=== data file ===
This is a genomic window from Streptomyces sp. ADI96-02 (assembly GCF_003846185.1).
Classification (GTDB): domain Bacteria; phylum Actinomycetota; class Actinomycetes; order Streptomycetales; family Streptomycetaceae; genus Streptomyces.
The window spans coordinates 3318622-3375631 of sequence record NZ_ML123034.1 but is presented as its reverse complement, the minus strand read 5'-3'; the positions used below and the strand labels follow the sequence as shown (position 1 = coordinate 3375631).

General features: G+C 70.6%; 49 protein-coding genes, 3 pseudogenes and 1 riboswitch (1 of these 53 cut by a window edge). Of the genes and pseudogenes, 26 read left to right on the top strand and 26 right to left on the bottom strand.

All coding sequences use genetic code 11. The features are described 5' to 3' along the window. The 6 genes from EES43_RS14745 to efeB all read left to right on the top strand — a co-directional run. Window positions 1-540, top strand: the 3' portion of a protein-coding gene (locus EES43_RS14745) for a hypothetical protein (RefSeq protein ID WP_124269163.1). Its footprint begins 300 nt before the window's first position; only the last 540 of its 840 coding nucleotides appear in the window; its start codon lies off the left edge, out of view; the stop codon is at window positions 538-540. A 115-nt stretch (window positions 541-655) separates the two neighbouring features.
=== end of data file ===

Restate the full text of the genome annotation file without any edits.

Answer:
This is a genomic window from Streptomyces sp. ADI96-02 (assembly GCF_003846185.1).
Classification (GTDB): domain Bacteria; phylum Actinomycetota; class Actinomycetes; order Streptomycetales; family Streptomycetaceae; genus Streptomyces.
The window spans coordinates 3318622-3375631 of sequence record NZ_ML123034.1 but is presented as its reverse complement, the minus strand read 5'-3'; the positions used below and the strand labels follow the sequence as shown (position 1 = coordinate 3375631).

General features: G+C 70.6%; 49 protein-coding genes, 3 pseudogenes and 1 riboswitch (1 of these 53 cut by a window edge). Of the genes and pseudogenes, 26 read left to right on the top strand and 26 right to left on the bottom strand.

All coding sequences use genetic code 11. The features are described 5' to 3' along the window. The 6 genes from EES43_RS14745 to efeB all read left to right on the top strand — a co-directional run. Window positions 1-540, top strand: the 3' portion of a protein-coding gene (locus EES43_RS14745) for a hypothetical protein (RefSeq protein ID WP_124269163.1). Its footprint begins 300 nt before the window's first position; only the last 540 of its 840 coding nucleotides appear in the window; its start codon lies off the left edge, out of view; the stop codon is at window positions 538-540. A 115-nt stretch (window positions 541-655) separates the two neighbouring features.